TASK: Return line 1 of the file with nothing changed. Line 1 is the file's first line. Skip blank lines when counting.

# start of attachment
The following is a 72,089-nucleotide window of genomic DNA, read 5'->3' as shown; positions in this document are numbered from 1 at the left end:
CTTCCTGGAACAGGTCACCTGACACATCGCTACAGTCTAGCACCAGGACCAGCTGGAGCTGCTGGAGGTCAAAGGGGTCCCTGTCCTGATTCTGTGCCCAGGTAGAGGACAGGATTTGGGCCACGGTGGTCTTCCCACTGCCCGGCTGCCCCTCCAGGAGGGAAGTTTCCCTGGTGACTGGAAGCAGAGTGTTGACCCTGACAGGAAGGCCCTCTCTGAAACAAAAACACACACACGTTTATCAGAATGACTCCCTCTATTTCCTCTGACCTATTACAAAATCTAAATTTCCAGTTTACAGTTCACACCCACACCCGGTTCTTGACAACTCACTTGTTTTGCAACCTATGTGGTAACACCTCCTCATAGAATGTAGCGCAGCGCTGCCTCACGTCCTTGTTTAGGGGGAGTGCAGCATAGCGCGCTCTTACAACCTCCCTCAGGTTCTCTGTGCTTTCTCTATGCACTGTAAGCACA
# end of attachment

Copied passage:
The following is a 72,089-nucleotide window of genomic DNA, read 5'->3' as shown; positions in this document are numbered from 1 at the left end: